One of the most significant factors behind the academic struggles of students from marginalized groups or who are economically insecure is a phenomenon researchers call “belonging uncertainty.” If scarcity is something that prevents students from drawing upon their full cognitive bandwidth for academic tasks, Cia Verschelden writes, then we ought to view “a lack of belonging” as “another kind of scarcity,” in the same category as factors like financial precarity.1
[This year, the CETL blog will feature occasional “Tools for Teaching” posts, where we’ll look at a particular digital teaching and learning tool.]
This week’s Tools for Teaching entry is actually about several different tools, but one particular technique they can be used for: social annotation. Social annotation takes the usually-solitary act of reading and allows students to do it in community with one another. By using digital tools to highlight, comment, or otherwise annotate a text, students “do the reading,” but do so in conversation with their peers. The results can be powerful: studies have found social annotation practices increased reading comprehension and motivation to do reading assignments, for example. More recent research, which has been written up preliminarily, has also found social annotation tools and practices help build not only better learning, but an increased sense of belonging and community as well. Continue reading “Tools for Teaching: Social Annotation”
As another academic year begins, we’ll all be in situations over the next few days that prove the truth of the old adage, “you never get a second chance to make a first impression.” As Sarah Rose Cavanagh points out, our students will quickly form impressions of both us and our courses—as unfair as that might sound—and those impressions can prove remarkably durable, perhaps even overshadowing much of what we do throughout the rest of the semester. Even if we aren’t teaching in a traditional classroom or course environment, even if our interactions with students involve office visits or the like, those first impressions are crucial. How can we best let students know they belong here, and that we are here to help them become successful? Continue reading “Making the First Day Count”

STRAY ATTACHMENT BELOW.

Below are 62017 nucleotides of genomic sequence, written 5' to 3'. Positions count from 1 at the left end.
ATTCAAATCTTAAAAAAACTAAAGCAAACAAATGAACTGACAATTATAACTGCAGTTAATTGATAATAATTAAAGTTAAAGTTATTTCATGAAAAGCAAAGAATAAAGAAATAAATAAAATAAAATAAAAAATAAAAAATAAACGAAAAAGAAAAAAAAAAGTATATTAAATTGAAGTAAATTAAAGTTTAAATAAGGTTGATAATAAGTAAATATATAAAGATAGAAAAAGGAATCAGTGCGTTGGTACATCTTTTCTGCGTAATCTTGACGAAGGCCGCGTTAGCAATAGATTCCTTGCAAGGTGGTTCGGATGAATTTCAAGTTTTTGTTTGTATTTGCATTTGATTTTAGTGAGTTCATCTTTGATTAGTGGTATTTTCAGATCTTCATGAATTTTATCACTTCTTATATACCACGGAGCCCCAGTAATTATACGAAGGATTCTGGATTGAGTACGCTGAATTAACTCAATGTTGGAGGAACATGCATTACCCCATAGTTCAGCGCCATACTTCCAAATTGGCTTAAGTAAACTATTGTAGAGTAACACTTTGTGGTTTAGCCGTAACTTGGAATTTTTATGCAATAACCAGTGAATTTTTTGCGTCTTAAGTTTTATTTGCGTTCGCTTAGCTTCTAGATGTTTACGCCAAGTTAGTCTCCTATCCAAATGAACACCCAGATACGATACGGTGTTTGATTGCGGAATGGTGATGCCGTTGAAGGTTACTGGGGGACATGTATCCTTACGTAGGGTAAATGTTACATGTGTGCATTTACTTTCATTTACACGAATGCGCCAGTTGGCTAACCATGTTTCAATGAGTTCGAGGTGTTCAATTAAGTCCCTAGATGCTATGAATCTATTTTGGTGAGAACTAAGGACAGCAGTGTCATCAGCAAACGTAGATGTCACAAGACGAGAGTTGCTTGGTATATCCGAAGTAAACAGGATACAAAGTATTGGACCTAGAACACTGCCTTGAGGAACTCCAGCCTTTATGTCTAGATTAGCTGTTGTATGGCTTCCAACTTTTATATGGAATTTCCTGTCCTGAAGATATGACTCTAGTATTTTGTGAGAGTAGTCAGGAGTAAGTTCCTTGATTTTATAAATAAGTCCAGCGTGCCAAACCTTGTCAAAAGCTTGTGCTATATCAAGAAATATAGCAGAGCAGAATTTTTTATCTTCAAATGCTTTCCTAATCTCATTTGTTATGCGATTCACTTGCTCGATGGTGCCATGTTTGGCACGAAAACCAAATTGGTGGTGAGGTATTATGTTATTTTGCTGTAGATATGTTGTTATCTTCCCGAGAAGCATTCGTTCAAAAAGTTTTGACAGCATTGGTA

Midterms have come and gone, along with March, and now we’re staring down the last four weeks or so of the semester. One of the perks of working at Grand View is that the end of the semester falls in the last week of April, earlier than any other institution at which I’ve taught, by far. But that early endpoint is a bit of a double-edged sword, as I feel like I’ve just finished midterm grades and all of a sudden it’s a sprint to the end of the semester. Both faculty and students feel the end-of-term crunch as projects come due and graduation deadlines loom, while it seems like we’ve been at this for years, instead of since last August. As we prepare for this hectic final stretch, it’s worth remembering that stress and burnout aren’t just things our students experience; they can shape our response to the end of the term as well. Continue reading “Avoiding End-of-Semester Bitterness through Trust and Flexibility”
This year’s Summer Teaching and Learning Institute will be a bit different from previous years’ iterations, in both format and content. With the sponsorship of both CETL and grant funds from NETVUE, we’ll be offering a range of opportunities for faculty and staff to consider how we might more effectively promote success across all of our increasingly diversifying student body. To better match both speaker schedules and our own workflow needs, this year’s Summer Institute will be held earlier than what’s usually been our practice. Here is this year’s schedule of events: Continue reading “Summer Teaching and Learning Institute, 2019”
As we move past the middle of the semester, exams and other big-ticket assessment items are likely on the radar screen for our students. This means, of course, that test anxiety and other underminers are also on students’ mental radar screens, and they can cause unintended difficulties as the higher-stakes, more summative assignments begin to intensify. How many of our students, after doing poorly on an exam, have said something like “I thought I was ready for the test, but once you passed it out, I just got so nervous I couldn’t remember what I studied?” This type of anxiety, where nervousness interferes with cognition, is a real and constant problem for some of our students. For others, it is a more sporadic, but just as difficult, phenomenon. Either way, though, it’s worth thinking about ways in which we might be able to help students mitigate this anxiety and allow for their work to accurately show us what they’ve really learned.
Continue reading “Improving Student Learning–and Confidence!–with Retrieval Practice”